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Nostalgia October 2014

The Old Gal

What Makes it a Home?

By Anne Ashley

Our house was small and messy and didn’t afford any of us much privacy. But I don’t recall ever wanting privacy. I played with, argued with and shared everything with my sisters and brother. It was home, our home and, warts and all, we were happy-ish.

In my youth, certain days (and nights) of the week were dedicated to particular purposes. Wednesday night was for grocery shopping (no mean feat for our mother schlepping five young children around the aisles, preventing forbidden items from slyly appearing in the cart). Friday night was fish for dinner, and Saturday was laundry day. Sunday was always church and having family over for lunch.

Occasionally Tuesday was reserved for an after-school function or extracurricular amusement – never any other day of the week, lest we overtaxed ourselves and became cranky with too much fun or excitement, and spoiled Wednesday’s grocery shopping extravaganza! Incidentally, our father rarely participated in any of these events – but we had it on good authority that he was always informed of any infraction or accomplishment and would respond accordingly! Unfortunately, there was no Dr Phil and his wise words of wisdom in those days to point out the perils of a parent not wanting to attend the event with their children but willing to show up for the opinion or punishment afterwards!

Anyway, television was closely monitored for unsavory content and watched by the entire family at the same time, as there was only one set in the house. Bath time followed strictly an hour after homework was completed and TV time finished.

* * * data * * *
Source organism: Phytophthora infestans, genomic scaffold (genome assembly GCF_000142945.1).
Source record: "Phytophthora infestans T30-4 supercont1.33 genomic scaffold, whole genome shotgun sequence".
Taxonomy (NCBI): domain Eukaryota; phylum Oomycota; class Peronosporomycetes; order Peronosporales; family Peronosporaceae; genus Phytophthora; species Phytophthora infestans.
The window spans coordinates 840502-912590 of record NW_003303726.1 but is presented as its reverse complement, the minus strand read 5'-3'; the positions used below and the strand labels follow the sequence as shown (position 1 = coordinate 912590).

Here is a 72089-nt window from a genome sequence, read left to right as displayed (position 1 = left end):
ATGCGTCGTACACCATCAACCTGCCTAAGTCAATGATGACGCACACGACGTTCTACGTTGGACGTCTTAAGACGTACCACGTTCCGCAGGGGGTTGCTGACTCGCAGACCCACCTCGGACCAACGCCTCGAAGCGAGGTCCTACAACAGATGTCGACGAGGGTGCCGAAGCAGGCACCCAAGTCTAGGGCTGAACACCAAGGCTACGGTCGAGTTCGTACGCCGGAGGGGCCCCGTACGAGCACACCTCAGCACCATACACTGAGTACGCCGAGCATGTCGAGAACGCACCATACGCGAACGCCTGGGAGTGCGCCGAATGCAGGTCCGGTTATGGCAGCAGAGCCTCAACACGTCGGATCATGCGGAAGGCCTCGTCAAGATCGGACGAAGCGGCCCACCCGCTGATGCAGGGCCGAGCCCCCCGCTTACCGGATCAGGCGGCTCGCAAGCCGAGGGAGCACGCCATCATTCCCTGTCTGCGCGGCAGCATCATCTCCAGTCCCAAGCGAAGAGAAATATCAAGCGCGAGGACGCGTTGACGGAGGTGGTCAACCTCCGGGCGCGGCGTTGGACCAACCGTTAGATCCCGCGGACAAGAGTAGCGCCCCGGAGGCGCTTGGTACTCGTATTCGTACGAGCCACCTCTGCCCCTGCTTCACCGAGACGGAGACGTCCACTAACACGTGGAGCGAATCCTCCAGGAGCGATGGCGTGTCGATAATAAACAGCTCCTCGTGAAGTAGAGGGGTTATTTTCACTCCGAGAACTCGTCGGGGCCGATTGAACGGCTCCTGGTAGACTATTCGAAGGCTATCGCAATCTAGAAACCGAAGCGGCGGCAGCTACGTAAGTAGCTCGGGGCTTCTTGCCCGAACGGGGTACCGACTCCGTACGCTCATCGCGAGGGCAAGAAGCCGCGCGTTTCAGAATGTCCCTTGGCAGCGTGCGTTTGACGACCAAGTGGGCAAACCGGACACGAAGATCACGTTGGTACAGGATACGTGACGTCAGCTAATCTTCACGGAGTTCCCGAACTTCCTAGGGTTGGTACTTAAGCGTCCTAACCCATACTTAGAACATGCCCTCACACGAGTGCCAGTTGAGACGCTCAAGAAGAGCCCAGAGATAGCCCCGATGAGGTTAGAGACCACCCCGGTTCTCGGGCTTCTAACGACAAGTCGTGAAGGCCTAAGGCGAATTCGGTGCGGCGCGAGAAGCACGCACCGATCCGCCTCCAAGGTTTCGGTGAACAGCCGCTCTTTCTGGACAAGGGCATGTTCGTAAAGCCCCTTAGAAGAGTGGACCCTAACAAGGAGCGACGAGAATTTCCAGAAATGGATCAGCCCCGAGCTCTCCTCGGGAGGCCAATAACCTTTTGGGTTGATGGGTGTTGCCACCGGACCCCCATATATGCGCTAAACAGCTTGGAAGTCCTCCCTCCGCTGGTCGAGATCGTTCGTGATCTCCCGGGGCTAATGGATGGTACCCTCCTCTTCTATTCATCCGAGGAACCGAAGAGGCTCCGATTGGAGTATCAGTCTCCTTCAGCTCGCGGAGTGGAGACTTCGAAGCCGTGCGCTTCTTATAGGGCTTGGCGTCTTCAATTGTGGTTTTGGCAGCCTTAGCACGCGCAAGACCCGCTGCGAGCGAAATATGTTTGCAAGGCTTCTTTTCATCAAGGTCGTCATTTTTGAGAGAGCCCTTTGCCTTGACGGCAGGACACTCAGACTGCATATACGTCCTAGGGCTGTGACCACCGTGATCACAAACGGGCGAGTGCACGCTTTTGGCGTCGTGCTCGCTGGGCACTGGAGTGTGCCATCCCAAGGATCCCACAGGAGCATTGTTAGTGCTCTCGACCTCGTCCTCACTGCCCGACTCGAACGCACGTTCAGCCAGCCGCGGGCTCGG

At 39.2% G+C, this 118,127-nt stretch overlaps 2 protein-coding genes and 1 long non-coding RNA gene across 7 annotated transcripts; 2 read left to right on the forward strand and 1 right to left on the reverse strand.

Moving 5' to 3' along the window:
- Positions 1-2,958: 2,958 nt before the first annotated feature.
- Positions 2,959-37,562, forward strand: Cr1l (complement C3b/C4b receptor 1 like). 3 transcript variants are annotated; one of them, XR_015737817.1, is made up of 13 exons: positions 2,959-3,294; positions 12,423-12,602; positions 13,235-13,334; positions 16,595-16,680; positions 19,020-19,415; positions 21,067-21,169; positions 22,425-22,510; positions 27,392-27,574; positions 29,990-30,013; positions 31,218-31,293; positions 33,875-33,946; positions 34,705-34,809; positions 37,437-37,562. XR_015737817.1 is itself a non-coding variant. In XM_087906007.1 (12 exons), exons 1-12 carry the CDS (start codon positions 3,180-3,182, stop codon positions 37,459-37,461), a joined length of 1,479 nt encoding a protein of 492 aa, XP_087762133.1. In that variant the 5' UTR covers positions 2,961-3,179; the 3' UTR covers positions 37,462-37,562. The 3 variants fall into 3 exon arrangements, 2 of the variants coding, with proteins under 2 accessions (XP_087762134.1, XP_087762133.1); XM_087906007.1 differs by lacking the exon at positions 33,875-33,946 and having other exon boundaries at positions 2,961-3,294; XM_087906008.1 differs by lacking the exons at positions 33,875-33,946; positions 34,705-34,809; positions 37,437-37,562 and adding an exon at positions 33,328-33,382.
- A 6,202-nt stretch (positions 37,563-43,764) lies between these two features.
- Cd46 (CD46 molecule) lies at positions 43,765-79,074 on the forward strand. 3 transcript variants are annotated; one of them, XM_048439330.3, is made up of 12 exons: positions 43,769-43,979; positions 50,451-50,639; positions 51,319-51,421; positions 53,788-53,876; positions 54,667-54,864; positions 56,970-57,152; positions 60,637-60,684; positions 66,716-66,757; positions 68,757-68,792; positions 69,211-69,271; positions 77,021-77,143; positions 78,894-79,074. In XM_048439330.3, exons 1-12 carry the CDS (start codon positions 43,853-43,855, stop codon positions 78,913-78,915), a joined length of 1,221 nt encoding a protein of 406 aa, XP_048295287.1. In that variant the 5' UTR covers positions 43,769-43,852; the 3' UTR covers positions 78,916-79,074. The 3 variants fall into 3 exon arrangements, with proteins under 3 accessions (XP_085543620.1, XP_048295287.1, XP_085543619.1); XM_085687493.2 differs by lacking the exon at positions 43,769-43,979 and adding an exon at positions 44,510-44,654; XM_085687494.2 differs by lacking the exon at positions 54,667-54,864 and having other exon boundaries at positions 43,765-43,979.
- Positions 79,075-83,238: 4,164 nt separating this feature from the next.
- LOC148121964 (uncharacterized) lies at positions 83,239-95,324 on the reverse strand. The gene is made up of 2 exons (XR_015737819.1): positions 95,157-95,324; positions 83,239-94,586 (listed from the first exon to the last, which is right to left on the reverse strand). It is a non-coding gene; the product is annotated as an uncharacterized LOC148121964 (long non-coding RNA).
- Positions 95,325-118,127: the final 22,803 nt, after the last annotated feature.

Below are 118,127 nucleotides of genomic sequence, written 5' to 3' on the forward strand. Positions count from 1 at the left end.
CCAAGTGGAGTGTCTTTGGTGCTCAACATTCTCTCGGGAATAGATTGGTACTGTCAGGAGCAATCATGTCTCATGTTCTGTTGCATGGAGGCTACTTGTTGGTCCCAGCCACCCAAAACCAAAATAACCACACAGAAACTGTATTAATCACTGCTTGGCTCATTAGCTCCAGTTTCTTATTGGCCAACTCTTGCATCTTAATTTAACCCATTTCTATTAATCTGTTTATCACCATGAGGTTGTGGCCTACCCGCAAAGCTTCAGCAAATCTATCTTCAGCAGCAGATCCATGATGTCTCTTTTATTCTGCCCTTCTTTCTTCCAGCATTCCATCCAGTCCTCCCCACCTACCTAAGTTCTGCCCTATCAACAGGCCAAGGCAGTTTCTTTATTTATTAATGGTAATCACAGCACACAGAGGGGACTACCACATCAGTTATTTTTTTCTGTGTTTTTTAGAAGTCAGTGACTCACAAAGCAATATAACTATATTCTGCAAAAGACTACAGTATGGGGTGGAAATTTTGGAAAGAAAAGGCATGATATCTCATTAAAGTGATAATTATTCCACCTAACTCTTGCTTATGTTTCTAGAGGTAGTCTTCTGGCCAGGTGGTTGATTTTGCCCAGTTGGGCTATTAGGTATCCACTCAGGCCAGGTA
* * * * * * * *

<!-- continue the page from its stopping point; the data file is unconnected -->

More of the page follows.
Our mother was a bad cook – possibly, because she gave up trying to be creative after child number 3! However, she really cooked! And I’m not saying she wouldn’t have made use of a microwave if such a contraption had been available to her but, as it was, meals (awful, awful meals) were prepared as part of her motherly duties. We never ate in any room but the dining room/kitchen and we all ate the same thing at the same time in the same room. Amen!

It never occurred to me that this way of life was unacceptable or unfair. I don’t recall ever complaining that I wanted to do anything else of a Wednesday evening or that I wanted to be alone in my room instead of with the family. Had I dared to ask to eat in my bedroom, I’m certain I would have gone without dinner that night … or a bedroom!

Our house was small and messy and didn’t afford any of us much privacy. But I don’t recall ever wanting privacy. I played with, argued with and shared everything with my sisters and brother. It was home, our home and, warts and all, we were happy-ish.

Fast forward to home life today and none of this structure exists. Television blasts in the background from almost every room in the house and more than likely to no audience (which, quite honestly, is all today’s dreadful TV programs deserve). “Meals” are “nuked” in nuke-able containers to save time having to wash dishes and inevitably eaten while the lone diner is simultaneously carrying out other tasks … and, no doubt, texting!

Modern family life consists of hectic schedules, time saving processes, and privacy … lots and lots of privacy! No one communicates with family members anymore because we’re all too absorbed in social networking with the rest of the planet. It seems that conversation is now something to be typed, not spoken! I know of a young woman who only found out her sibling had had surgery because she read it on her Facebook page! How does that happen?

It is impossible to turn the clock back and un-know what we know today. But what have we traded yesterdays old-fashioned, labor-intensive lifestyle in for? We spend an absolute fortune on iPhones, iPads, enormous televisions (in every room), MP3s, Wi-Fi, 4G internet connections, and portable entertainment gadgets – lest we find ourselves with nothing to do but engage with the person in the room with us! We are seduced by mobile phones that talk to us, promising to carry out tasks that we once asked of our friends or family. We're paying for a contraption that replaces communication with a human being for communication with an android and we’re buying it in droves!

No, warts and all, I prefer the days when conversations and our time was free.




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